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X-ray report

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Introduction

X-ray report Avce Science INTRODUCTION 1 DISCOVERY OF X-RAYS 2 PRODUCTION OF X-RAYS 3 PRODUCTION OF X-RAYS IN MORE DETAIL 3 THE USES OF X-RAYS 4 TECHNIQUE 6 RISKS & COMPLICATIONS 6 Introduction X-ray is a form of electromagnetic radiation, in the wavelength range of 10-11 to 10-9m. X-ray is produced when a beam of high-energy electron strike a metal object anode E.g. Copper within an evacuated tube. X-ray photographs are produced when the rays pass through a specimen and on to a photographic plate (imager). It's a short wavelength and can penetrate inner tissues in the human body, which can produce images of the internal body. X-ray photography is used for diagnosing disease and the x radiation can also treat cancer. It can reveal abnormalities in the human body such as fractures, infections, and presence of foreign body. E.g. Bullets or needles. Discovery of X-rays On 8 November 1895 German born physicist Wilhelm R�ntgen discovered x-rays by mistake. This helped shape the ideas of using x-rays for medical diagnoses and cancer treatment. He was investigating the consequence of electricity discharged through gases at small pressures to generate a beam of cathode rays (or electrons). He used a vacuum tube invented by British Chemist and Physicist William Crookes. He concentrated a narrow beam of rays from the tube which was roofed in cardboard onto a screen in a dark room and noticed a dim light on a near bench, caused by fluorescence from a different screen. ...read more.

Middle

The shorter the wavelength of the X ray, the larger its energy and its penetrating power. Longer wavelengths, close to the ultraviolet-ray band of the electromagnetic spectrum, are recognized as soft X rays. The shorter wavelengths, nearer to and overlapping the gamma-ray varieties are called hard X rays. X rays are created when high-velocity electrons hit a material object. A lot of the energy of the electrons is lost in heat; the remains produces X rays by causing changes in the objects atoms as a consequence of the collision. The X rays emitted can have no further energy than the kinetic energy of the electrons that create them. Additionally, the emitted radiation is not monochromatic (composed of radiation of one wavelength) but is composed of an open range of wavelengths among a sharp, lower wavelength limit equivalent to the greatest energy of the bombarding electrons. This sort of nonstop spectrum is referred to by the German name bremsstrahlung, which means "braking," or slowing down, radiation, and is self-determining of the nature of the target. A fast-moving electron colliding against the target can have two effects: It can excite X rays of any energy up to its own energy; or it can excite X rays of particular energies, reliant on the nature of the target atom. Production of x-rays in more detail To explain x-rays production in more detail, a voltage of 100kv is placed across electrodes inside an evacuated tube. ...read more.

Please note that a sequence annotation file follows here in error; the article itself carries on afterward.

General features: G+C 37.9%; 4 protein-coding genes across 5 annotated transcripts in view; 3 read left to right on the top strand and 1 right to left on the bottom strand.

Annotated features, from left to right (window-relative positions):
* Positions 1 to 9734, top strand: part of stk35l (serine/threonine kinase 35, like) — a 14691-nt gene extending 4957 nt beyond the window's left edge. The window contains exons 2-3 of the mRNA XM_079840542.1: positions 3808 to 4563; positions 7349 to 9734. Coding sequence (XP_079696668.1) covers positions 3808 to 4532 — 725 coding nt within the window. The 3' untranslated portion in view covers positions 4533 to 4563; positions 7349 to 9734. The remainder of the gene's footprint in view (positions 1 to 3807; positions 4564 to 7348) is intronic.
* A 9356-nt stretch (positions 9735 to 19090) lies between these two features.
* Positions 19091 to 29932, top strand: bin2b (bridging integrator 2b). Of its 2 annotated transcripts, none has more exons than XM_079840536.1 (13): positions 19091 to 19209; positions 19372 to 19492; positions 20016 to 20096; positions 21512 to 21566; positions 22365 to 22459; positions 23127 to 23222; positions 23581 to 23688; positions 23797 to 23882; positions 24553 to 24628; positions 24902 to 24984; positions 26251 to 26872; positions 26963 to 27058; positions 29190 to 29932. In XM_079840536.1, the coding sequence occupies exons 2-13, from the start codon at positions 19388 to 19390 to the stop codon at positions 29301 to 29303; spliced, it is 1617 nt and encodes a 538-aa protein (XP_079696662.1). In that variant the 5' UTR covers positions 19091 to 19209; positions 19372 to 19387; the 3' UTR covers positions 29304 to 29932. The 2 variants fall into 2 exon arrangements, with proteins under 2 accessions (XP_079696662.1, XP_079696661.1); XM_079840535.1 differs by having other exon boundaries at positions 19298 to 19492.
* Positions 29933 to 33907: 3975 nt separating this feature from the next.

Conclusion

chest. The image is formed on a recording medium like the X-Ray film underneath the bed the patient lies on. This happens by the interaction of X-Rays with the silver particles present, a bit like the process of taking a photograph. In this procedure, the image is developed in a black and white picture of the area that we wanted to produce an image of. This is how you would take an x-ray image: The Patient is positioned with the suitable part of the body we want to produce an image of, on or close to the X-Ray film. X-Rays are produced from an X-Ray tube and focussed at the X-Ray film. Normally there is little or no preparation required. There is no sensitivity or pain caused by performing the test except if the part being examined is painful like with a fracture or with broken bone. Risks & Complications There are no instant hazards after performing a plain X-ray. This is because X-Rays are a form of high-energy radiation, repetitive and extreme exposure of body tissues to this radiation will eventually cause damage to the patient. This includes: * Cancer * Ionisation of cells * Damaged tissues * Leukaemia and sterility Nonetheless the standard quantity of radiation produced throughout one basic X-Ray is much less then the background radiation we receive from the atmosphere. On the other hand all effort is made to avoid contact with pregnant women. This is because X-Rays can have harmful effects on the foetus. This can be really harmful by causing abnormalities. 1 ...read more.

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